Winter in the Woods

Wondering what to do to cure cabin fever? There is no better time to visit Cedar Run than now. Although our woods are beautiful year round, I find it to be the best time of year to get to know our wild and resident wildlife. With a chill in the air and a forest that buffers the winds, our trails and animal housing area are open 7 days a week, no matter what the weather.

Harpo, Mute swan. Photo credit to Steven Wasson

Many people often ask what we do with our animals when the temperatures dip and our lakes freeze. As humans it is difficult to understand how animals can endure such drastic changes in our weather. We bundle up with layers of clothes, and cover every bit of exposed skin just to walk out of our homes in winter. Animals, on the other hand, are perfectly adapted for all types of weather conditions. All of our resident animals are animals that live in our area and climate year round. They are perfectly adapted for any seasonal condition. Of course we also provide extra warmth and comfort in their enclosures.

Wondering what happened to all those donated Christmas trees? We set them in each enclosure where they offer windbreaks and insulation, while offering new scenery and enrichment for the animals. Come see how our friends look with their seasonally dressed homes. You may need to look close, many like to hide among , in , and under the branches.

Squam, Barred owl; photo credit to Steven Wasson

Come see our friends sporting their new winter coats. They fluff up their feathers, and grow layers of extra fur to provide comfort and warmth no matter what the weather. They also have the ability to stay dry with the top layers trapping in heat and keeping moisture away from their skin.

Not only do we have trails to explore in the winter, but often we get new visitors. With fewer large groups visiting, our local wildlife finds our property to be a safe haven, often meandering into the animal housing area for a visit with our residents. Some end up staying year round like our friend Penelope the Turkey, and our young deer friend that has been seen visiting our White resident deer Sassafras.

Just yesterday, I ventured down the Yellow trail and built shelters with some young friends. We talked about survival and what it must have been like to be a settler long ago. We built primitive shelters from logs, sticks, and old branches,  and retreated to the Nature Center for a quick warm up in the reptile room.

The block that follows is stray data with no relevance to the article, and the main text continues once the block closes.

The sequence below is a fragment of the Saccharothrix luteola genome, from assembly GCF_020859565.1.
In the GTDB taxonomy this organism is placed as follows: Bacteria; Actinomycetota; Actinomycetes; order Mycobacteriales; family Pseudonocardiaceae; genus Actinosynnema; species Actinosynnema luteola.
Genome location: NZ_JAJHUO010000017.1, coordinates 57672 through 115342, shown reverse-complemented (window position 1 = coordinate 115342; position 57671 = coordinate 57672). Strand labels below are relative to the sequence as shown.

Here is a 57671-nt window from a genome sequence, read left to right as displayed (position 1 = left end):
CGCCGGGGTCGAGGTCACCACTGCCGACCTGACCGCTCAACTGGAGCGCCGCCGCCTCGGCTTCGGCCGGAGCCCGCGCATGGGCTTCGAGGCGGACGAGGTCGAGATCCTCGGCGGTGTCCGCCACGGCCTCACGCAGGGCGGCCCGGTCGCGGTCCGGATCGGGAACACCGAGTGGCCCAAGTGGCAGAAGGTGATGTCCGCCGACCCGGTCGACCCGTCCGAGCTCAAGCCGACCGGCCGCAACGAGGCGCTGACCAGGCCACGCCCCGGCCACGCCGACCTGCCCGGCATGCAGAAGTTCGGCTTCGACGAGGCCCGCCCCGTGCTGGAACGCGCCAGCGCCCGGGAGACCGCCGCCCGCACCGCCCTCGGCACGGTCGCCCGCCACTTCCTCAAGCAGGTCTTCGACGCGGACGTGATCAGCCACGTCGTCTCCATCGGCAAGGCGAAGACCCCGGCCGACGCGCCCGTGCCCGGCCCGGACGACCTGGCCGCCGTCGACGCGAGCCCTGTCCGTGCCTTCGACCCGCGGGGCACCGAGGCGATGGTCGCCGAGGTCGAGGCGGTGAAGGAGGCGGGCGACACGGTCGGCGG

So remember, although it may be cold and dreary outside, our trails are always open, and our furry and feathered friends are always happy to have visitors. 

Happy Winter everyone! I hope to see you on the trails this season.

  • Any suggestions for the next edition, or comments on a visit, feel free to share your experiences and email me at


  • Special thanks to Steven Wasson for submitting such amazing photos to this edition.

Winter Wings

Winter Wings

As many of you know, I have an unrelenting admiration for the migratory winter birds like the tiny warblers, snow buntings, juncos and pine siskins. I love hearing the sweet high pitched song of the dozens of White throated sparrows that have taken up shelter in our shrubberies and forests, and Boy is it easy to appreciate the colors of the male Northern Cardinal during the gray days of winter.  It is like finding a treasure in the forest to see and hear these seasonal visitors, and I do miss them when they leave in the early spring.  But it is some of our largest year-round residents that don’t seem to get the recognition that they truly deserve.

frozen lake
Cedar Run Lake

Here in South Jersey we have 2 species of vultures that live here year round; The Turkey Vulture and the Black Vulture. NO they don’t sing sweet songs, or frequent our feeders of black oil sunflower seeds, but they are out there in search of food and water just the same.  Most people like birding to observe the beauty and grace in nature. When it comes to vultures though… I often hear that the vultures are UGLY and (dare I say it) Gross!

I personally see the vultures’ unsightly characteristics as amazing adaptions. That could be because of my background in Biology, but nonetheless, they are truly fascinating when observed close up.

Apollo, Immature Turkey Vulture & Education Ambassador

The Turkey Vulture has a salmon colored, BALD/ featherless head that aids in an eas
y clean up after a meal. If you’re sticking your head in dead things, who needs feathers just to get all mussed up? Also, there are no observable difference between the genders, and both can have a wing span of almost 6ft! They use their huge wings to teeter in a “V” shape at low altitudes to sniff out their next meal.  The smellier the better! Roadkill skunks are not a problem for these guys. With their huge nostrils they can locate the unsightly carcass, and it’s the clean-up crew to the rescue.

Now the Black vultures will also eat carrion, but have been observed to also kill small

Cora, resident Black Vulture at Cedar Run

prey. They don’t have the ability to sniff out an easy meal, but have incredible eyesight. They are slightly smaller, at nearly 5ft, they often soar with their flattened broad wings, above their red-headed cousins, watching them and waiting for them to pick out an easy meal.  They too have featherless heads, but their skin is all black. I think what I love most about the Black Vultures, is that they bark! Without a voice box, they make adorable grunts, hisses, and yes..barks.

At Cedar Run we get many vultures as patients annually. They get caught with their heads in a meal, and often get injured themselves. We have released many vultures over the years, while a few have become permanent residents. Come see our dear Cora, if she is feeling playful she may bark at you. Beware of our sassy Socrates, she has been known to attempt to snack on a shoelace or two. Apollo has visited many schools and been to several festivals as an education ambassador changing people’s opinions about these beautiful creatures.